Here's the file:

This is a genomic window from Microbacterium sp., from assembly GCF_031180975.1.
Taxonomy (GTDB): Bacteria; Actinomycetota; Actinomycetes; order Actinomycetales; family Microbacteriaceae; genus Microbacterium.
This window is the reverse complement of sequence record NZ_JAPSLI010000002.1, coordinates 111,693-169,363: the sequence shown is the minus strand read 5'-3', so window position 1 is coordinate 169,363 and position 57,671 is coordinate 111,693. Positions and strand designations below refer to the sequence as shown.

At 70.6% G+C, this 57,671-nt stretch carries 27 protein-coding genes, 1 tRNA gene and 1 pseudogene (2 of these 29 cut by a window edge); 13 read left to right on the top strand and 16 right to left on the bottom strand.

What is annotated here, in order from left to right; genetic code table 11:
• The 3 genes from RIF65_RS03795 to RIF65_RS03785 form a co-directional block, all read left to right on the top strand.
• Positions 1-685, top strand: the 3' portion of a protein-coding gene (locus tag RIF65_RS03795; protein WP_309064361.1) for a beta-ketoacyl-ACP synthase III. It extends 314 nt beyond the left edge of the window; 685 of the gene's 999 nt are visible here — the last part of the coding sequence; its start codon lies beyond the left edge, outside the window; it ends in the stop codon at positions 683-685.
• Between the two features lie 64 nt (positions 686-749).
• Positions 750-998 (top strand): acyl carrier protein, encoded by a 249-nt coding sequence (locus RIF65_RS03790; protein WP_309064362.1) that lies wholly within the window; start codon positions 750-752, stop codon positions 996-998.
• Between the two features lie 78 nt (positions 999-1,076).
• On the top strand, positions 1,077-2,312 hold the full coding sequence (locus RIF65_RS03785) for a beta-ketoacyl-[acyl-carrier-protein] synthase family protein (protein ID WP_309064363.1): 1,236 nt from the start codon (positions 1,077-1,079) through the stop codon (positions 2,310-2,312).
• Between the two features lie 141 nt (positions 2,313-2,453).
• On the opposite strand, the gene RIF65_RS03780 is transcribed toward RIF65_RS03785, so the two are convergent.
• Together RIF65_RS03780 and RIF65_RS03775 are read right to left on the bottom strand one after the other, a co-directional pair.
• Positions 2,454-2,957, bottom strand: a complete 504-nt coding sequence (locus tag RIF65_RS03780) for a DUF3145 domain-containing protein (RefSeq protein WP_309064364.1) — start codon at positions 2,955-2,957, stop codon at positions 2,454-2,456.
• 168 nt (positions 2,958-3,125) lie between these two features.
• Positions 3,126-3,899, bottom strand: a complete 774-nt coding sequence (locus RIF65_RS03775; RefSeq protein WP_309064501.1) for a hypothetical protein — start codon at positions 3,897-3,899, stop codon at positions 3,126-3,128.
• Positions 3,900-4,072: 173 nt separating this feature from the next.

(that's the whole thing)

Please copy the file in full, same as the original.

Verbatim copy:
This is a genomic window from Microbacterium sp., from assembly GCF_031180975.1.
Taxonomy (GTDB): Bacteria; Actinomycetota; Actinomycetes; order Actinomycetales; family Microbacteriaceae; genus Microbacterium.
This window is the reverse complement of sequence record NZ_JAPSLI010000002.1, coordinates 111,693-169,363: the sequence shown is the minus strand read 5'-3', so window position 1 is coordinate 169,363 and position 57,671 is coordinate 111,693. Positions and strand designations below refer to the sequence as shown.

At 70.6% G+C, this 57,671-nt stretch carries 27 protein-coding genes, 1 tRNA gene and 1 pseudogene (2 of these 29 cut by a window edge); 13 read left to right on the top strand and 16 right to left on the bottom strand.

What is annotated here, in order from left to right; genetic code table 11:
• The 3 genes from RIF65_RS03795 to RIF65_RS03785 form a co-directional block, all read left to right on the top strand.
• Positions 1-685, top strand: the 3' portion of a protein-coding gene (locus tag RIF65_RS03795; protein WP_309064361.1) for a beta-ketoacyl-ACP synthase III. It extends 314 nt beyond the left edge of the window; 685 of the gene's 999 nt are visible here — the last part of the coding sequence; its start codon lies beyond the left edge, outside the window; it ends in the stop codon at positions 683-685.
• Between the two features lie 64 nt (positions 686-749).
• Positions 750-998 (top strand): acyl carrier protein, encoded by a 249-nt coding sequence (locus RIF65_RS03790; protein WP_309064362.1) that lies wholly within the window; start codon positions 750-752, stop codon positions 996-998.
• Between the two features lie 78 nt (positions 999-1,076).
• On the top strand, positions 1,077-2,312 hold the full coding sequence (locus RIF65_RS03785) for a beta-ketoacyl-[acyl-carrier-protein] synthase family protein (protein ID WP_309064363.1): 1,236 nt from the start codon (positions 1,077-1,079) through the stop codon (positions 2,310-2,312).
• Between the two features lie 141 nt (positions 2,313-2,453).
• On the opposite strand, the gene RIF65_RS03780 is transcribed toward RIF65_RS03785, so the two are convergent.
• Together RIF65_RS03780 and RIF65_RS03775 are read right to left on the bottom strand one after the other, a co-directional pair.
• Positions 2,454-2,957, bottom strand: a complete 504-nt coding sequence (locus tag RIF65_RS03780) for a DUF3145 domain-containing protein (RefSeq protein WP_309064364.1) — start codon at positions 2,955-2,957, stop codon at positions 2,454-2,456.
• 168 nt (positions 2,958-3,125) lie between these two features.
• Positions 3,126-3,899, bottom strand: a complete 774-nt coding sequence (locus RIF65_RS03775; RefSeq protein WP_309064501.1) for a hypothetical protein — start codon at positions 3,897-3,899, stop codon at positions 3,126-3,128.
• Positions 3,900-4,072: 173 nt separating this feature from the next.